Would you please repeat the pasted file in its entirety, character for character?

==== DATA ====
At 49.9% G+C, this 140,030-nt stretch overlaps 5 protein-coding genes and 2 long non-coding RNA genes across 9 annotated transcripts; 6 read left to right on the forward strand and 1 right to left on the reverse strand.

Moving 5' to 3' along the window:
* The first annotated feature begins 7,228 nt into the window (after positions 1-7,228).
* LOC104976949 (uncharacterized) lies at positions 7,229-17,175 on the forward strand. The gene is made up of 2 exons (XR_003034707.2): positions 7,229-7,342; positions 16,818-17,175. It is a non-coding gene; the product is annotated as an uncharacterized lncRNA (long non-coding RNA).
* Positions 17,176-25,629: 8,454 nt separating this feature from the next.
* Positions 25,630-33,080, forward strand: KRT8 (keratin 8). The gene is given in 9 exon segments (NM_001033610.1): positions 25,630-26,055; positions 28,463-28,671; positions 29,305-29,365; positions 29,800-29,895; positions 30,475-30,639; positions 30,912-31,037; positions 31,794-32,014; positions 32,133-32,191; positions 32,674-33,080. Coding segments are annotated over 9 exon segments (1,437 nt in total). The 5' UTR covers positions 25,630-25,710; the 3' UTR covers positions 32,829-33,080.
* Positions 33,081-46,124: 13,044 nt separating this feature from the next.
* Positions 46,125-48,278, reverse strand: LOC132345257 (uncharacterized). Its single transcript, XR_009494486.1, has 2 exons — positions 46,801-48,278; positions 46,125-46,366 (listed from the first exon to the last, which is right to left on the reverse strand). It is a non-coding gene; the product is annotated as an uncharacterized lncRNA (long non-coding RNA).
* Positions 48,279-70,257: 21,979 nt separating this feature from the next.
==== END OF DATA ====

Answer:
At 49.9% G+C, this 140,030-nt stretch overlaps 5 protein-coding genes and 2 long non-coding RNA genes across 9 annotated transcripts; 6 read left to right on the forward strand and 1 right to left on the reverse strand.

Moving 5' to 3' along the window:
* The first annotated feature begins 7,228 nt into the window (after positions 1-7,228).
* LOC104976949 (uncharacterized) lies at positions 7,229-17,175 on the forward strand. The gene is made up of 2 exons (XR_003034707.2): positions 7,229-7,342; positions 16,818-17,175. It is a non-coding gene; the product is annotated as an uncharacterized lncRNA (long non-coding RNA).
* Positions 17,176-25,629: 8,454 nt separating this feature from the next.
* Positions 25,630-33,080, forward strand: KRT8 (keratin 8). The gene is given in 9 exon segments (NM_001033610.1): positions 25,630-26,055; positions 28,463-28,671; positions 29,305-29,365; positions 29,800-29,895; positions 30,475-30,639; positions 30,912-31,037; positions 31,794-32,014; positions 32,133-32,191; positions 32,674-33,080. Coding segments are annotated over 9 exon segments (1,437 nt in total). The 5' UTR covers positions 25,630-25,710; the 3' UTR covers positions 32,829-33,080.
* Positions 33,081-46,124: 13,044 nt separating this feature from the next.
* Positions 46,125-48,278, reverse strand: LOC132345257 (uncharacterized). Its single transcript, XR_009494486.1, has 2 exons — positions 46,801-48,278; positions 46,125-46,366 (listed from the first exon to the last, which is right to left on the reverse strand). It is a non-coding gene; the product is annotated as an uncharacterized lncRNA (long non-coding RNA).
* Positions 48,279-70,257: 21,979 nt separating this feature from the next.